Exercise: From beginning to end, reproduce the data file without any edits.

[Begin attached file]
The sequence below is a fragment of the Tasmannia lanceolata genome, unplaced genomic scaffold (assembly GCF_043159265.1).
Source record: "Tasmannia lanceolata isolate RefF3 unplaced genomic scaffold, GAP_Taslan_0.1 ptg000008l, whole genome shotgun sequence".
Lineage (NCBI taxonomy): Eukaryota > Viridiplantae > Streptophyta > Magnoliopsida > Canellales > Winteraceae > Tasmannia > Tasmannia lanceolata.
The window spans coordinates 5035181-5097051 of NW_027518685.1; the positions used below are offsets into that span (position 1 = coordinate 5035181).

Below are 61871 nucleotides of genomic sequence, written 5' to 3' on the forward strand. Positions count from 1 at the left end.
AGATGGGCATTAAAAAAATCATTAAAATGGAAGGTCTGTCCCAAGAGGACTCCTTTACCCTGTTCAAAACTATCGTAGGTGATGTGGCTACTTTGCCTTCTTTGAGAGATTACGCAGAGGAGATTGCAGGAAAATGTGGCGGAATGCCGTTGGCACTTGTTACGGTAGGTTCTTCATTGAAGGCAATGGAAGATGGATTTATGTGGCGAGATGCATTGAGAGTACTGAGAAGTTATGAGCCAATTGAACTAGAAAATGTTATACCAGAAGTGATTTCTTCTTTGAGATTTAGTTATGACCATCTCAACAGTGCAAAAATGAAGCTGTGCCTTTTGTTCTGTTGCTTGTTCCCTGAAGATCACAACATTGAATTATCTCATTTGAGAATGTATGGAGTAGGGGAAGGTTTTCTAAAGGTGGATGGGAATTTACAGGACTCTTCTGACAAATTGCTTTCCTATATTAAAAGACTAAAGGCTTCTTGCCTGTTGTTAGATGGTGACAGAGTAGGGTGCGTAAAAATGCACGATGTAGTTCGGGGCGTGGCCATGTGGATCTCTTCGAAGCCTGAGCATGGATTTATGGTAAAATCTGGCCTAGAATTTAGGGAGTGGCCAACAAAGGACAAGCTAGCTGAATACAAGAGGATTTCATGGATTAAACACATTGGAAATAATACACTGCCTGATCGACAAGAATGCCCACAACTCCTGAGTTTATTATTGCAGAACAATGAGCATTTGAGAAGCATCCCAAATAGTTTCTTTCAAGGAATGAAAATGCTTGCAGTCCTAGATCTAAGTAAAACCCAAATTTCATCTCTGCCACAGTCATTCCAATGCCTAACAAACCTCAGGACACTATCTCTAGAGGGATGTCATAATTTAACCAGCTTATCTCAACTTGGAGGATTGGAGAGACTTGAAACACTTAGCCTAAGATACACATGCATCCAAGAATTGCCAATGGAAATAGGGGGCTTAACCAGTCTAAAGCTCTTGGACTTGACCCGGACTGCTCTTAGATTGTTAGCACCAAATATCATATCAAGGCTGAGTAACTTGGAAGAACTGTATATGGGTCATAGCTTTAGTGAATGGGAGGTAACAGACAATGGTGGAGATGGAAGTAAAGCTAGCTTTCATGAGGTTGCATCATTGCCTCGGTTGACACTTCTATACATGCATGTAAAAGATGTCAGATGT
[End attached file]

The sequence below is a fragment of the Tasmannia lanceolata genome, unplaced genomic scaffold (assembly GCF_043159265.1).
Source record: "Tasmannia lanceolata isolate RefF3 unplaced genomic scaffold, GAP_Taslan_0.1 ptg000008l, whole genome shotgun sequence".
Lineage (NCBI taxonomy): Eukaryota > Viridiplantae > Streptophyta > Magnoliopsida > Canellales > Winteraceae > Tasmannia > Tasmannia lanceolata.
The window spans coordinates 5035181-5097051 of NW_027518685.1; the positions used below are offsets into that span (position 1 = coordinate 5035181).

Below are 61871 nucleotides of genomic sequence, written 5' to 3' on the forward strand. Positions count from 1 at the left end.
AGATGGGCATTAAAAAAATCATTAAAATGGAAGGTCTGTCCCAAGAGGACTCCTTTACCCTGTTCAAAACTATCGTAGGTGATGTGGCTACTTTGCCTTCTTTGAGAGATTACGCAGAGGAGATTGCAGGAAAATGTGGCGGAATGCCGTTGGCACTTGTTACGGTAGGTTCTTCATTGAAGGCAATGGAAGATGGATTTATGTGGCGAGATGCATTGAGAGTACTGAGAAGTTATGAGCCAATTGAACTAGAAAATGTTATACCAGAAGTGATTTCTTCTTTGAGATTTAGTTATGACCATCTCAACAGTGCAAAAATGAAGCTGTGCCTTTTGTTCTGTTGCTTGTTCCCTGAAGATCACAACATTGAATTATCTCATTTGAGAATGTATGGAGTAGGGGAAGGTTTTCTAAAGGTGGATGGGAATTTACAGGACTCTTCTGACAAATTGCTTTCCTATATTAAAAGACTAAAGGCTTCTTGCCTGTTGTTAGATGGTGACAGAGTAGGGTGCGTAAAAATGCACGATGTAGTTCGGGGCGTGGCCATGTGGATCTCTTCGAAGCCTGAGCATGGATTTATGGTAAAATCTGGCCTAGAATTTAGGGAGTGGCCAACAAAGGACAAGCTAGCTGAATACAAGAGGATTTCATGGATTAAACACATTGGAAATAATACACTGCCTGATCGACAAGAATGCCCACAACTCCTGAGTTTATTATTGCAGAACAATGAGCATTTGAGAAGCATCCCAAATAGTTTCTTTCAAGGAATGAAAATGCTTGCAGTCCTAGATCTAAGTAAAACCCAAATTTCATCTCTGCCACAGTCATTCCAATGCCTAACAAACCTCAGGACACTATCTCTAGAGGGATGTCATAATTTAACCAGCTTATCTCAACTTGGAGGATTGGAGAGACTTGAAACACTTAGCCTAAGATACACATGCATCCAAGAATTGCCAATGGAAATAGGGGGCTTAACCAGTCTAAAGCTCTTGGACTTGACCCGGACTGCTCTTAGATTGTTAGCACCAAATATCATATCAAGGCTGAGTAACTTGGAAGAACTGTATATGGGTCATAGCTTTAGTGAATGGGAGGTAACAGACAATGGTGGAGATGGAAGTAAAGCTAGCTTTCATGAGGTTGCATCATTGCCTCGGTTGACACTTCTATACATGCATGTAAAAGATGTCAGATGT